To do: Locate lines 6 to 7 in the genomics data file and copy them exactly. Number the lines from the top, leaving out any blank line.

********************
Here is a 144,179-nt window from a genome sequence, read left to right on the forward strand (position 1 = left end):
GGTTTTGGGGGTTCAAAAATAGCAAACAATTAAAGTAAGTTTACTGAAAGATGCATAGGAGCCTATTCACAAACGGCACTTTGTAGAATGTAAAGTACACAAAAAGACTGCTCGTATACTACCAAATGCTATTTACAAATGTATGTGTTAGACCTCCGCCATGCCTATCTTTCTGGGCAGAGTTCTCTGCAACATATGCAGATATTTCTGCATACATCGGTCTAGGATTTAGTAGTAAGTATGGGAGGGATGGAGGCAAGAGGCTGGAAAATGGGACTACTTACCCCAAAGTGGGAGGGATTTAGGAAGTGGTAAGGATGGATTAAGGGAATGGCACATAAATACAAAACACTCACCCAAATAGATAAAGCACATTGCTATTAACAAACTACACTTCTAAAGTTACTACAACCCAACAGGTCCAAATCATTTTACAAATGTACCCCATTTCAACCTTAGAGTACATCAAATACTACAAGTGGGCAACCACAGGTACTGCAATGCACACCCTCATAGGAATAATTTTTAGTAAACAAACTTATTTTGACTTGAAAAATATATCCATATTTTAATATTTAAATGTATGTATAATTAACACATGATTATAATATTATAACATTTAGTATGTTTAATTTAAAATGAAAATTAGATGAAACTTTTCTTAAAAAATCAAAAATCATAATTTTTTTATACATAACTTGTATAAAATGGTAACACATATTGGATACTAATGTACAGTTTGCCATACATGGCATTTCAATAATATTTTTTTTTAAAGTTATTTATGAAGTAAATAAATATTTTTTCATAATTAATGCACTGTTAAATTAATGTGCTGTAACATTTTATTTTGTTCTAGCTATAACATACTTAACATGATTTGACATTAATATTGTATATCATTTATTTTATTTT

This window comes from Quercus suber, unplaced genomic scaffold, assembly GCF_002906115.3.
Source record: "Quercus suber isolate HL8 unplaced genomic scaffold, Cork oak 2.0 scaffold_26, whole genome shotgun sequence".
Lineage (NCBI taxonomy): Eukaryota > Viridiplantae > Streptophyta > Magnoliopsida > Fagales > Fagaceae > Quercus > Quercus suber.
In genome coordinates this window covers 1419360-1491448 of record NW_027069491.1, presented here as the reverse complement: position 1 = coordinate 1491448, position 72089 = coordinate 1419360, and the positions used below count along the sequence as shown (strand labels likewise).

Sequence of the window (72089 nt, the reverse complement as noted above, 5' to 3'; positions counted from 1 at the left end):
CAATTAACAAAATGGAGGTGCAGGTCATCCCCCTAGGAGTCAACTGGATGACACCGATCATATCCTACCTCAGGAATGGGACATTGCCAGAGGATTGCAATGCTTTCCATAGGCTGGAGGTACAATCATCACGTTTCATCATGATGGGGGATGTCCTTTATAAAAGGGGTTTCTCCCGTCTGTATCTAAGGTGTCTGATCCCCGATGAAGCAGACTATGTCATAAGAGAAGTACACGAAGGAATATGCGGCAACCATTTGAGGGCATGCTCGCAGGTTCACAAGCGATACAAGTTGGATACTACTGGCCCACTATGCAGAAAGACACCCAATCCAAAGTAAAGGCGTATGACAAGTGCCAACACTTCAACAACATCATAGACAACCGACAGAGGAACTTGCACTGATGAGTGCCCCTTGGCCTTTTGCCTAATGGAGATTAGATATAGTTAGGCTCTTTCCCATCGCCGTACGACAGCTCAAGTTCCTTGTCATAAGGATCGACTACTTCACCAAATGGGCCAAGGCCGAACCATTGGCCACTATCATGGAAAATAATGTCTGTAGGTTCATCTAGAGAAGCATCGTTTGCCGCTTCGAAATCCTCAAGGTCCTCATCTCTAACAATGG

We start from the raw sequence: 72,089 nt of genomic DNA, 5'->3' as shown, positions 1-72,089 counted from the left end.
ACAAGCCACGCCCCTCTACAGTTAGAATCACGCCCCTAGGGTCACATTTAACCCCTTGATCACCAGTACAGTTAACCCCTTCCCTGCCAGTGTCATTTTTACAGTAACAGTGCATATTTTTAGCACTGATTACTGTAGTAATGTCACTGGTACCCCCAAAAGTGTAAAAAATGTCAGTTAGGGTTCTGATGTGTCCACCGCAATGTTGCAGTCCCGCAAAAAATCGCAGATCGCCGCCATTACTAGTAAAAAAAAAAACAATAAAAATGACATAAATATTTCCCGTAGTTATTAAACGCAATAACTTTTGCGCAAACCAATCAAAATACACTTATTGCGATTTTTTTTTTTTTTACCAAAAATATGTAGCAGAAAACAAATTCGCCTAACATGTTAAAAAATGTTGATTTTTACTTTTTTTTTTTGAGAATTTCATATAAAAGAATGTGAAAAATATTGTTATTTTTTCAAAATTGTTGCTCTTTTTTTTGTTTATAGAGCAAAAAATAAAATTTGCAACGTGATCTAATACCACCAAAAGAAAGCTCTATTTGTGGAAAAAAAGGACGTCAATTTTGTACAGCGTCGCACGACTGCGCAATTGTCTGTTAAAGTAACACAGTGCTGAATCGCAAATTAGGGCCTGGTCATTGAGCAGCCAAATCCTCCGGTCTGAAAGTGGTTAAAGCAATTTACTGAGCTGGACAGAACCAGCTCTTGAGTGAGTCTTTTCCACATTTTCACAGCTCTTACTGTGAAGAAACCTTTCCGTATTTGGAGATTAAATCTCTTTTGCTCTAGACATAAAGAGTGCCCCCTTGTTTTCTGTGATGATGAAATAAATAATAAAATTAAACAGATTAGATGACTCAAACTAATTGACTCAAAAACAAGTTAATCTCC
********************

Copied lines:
In genome coordinates this window covers 1419360-1491448 of record NW_027069491.1, presented here as the reverse complement: position 1 = coordinate 1491448, position 72089 = coordinate 1419360, and the positions used below count along the sequence as shown (strand labels likewise).

Sequence of the window (72089 nt, the reverse complement as noted above, 5' to 3'; positions counted from 1 at the left end):